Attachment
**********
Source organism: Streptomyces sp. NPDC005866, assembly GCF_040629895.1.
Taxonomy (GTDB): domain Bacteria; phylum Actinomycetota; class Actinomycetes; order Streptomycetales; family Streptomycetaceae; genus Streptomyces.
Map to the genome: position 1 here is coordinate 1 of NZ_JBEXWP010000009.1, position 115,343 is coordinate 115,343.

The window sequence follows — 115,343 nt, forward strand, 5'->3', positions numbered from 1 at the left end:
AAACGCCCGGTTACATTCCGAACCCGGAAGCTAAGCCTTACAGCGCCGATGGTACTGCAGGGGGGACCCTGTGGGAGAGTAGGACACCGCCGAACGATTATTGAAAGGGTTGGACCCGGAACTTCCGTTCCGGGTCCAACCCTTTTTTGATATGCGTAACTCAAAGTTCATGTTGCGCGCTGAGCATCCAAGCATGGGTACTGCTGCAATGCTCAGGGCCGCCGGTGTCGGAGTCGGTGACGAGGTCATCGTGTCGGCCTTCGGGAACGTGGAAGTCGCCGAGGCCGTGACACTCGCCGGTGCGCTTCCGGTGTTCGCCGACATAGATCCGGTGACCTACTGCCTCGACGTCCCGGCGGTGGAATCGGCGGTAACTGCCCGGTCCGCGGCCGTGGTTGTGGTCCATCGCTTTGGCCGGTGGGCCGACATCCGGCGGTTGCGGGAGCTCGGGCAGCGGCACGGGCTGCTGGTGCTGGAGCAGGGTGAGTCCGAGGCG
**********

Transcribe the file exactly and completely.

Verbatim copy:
Source organism: Streptomyces sp. NPDC005866, assembly GCF_040629895.1.
Taxonomy (GTDB): domain Bacteria; phylum Actinomycetota; class Actinomycetes; order Streptomycetales; family Streptomycetaceae; genus Streptomyces.
Map to the genome: position 1 here is coordinate 1 of NZ_JBEXWP010000009.1, position 115,343 is coordinate 115,343.

The window sequence follows — 115,343 nt, forward strand, 5'->3', positions numbered from 1 at the left end:
AAACGCCCGGTTACATTCCGAACCCGGAAGCTAAGCCTTACAGCGCCGATGGTACTGCAGGGGGGACCCTGTGGGAGAGTAGGACACCGCCGAACGATTATTGAAAGGGTTGGACCCGGAACTTCCGTTCCGGGTCCAACCCTTTTTTGATATGCGTAACTCAAAGTTCATGTTGCGCGCTGAGCATCCAAGCATGGGTACTGCTGCAATGCTCAGGGCCGCCGGTGTCGGAGTCGGTGACGAGGTCATCGTGTCGGCCTTCGGGAACGTGGAAGTCGCCGAGGCCGTGACACTCGCCGGTGCGCTTCCGGTGTTCGCCGACATAGATCCGGTGACCTACTGCCTCGACGTCCCGGCGGTGGAATCGGCGGTAACTGCCCGGTCCGCGGCCGTGGTTGTGGTCCATCGCTTTGGCCGGTGGGCCGACATCCGGCGGTTGCGGGAGCTCGGGCAGCGGCACGGGCTGCTGGTGCTGGAGCAGGGTGAGTCCGAGGCG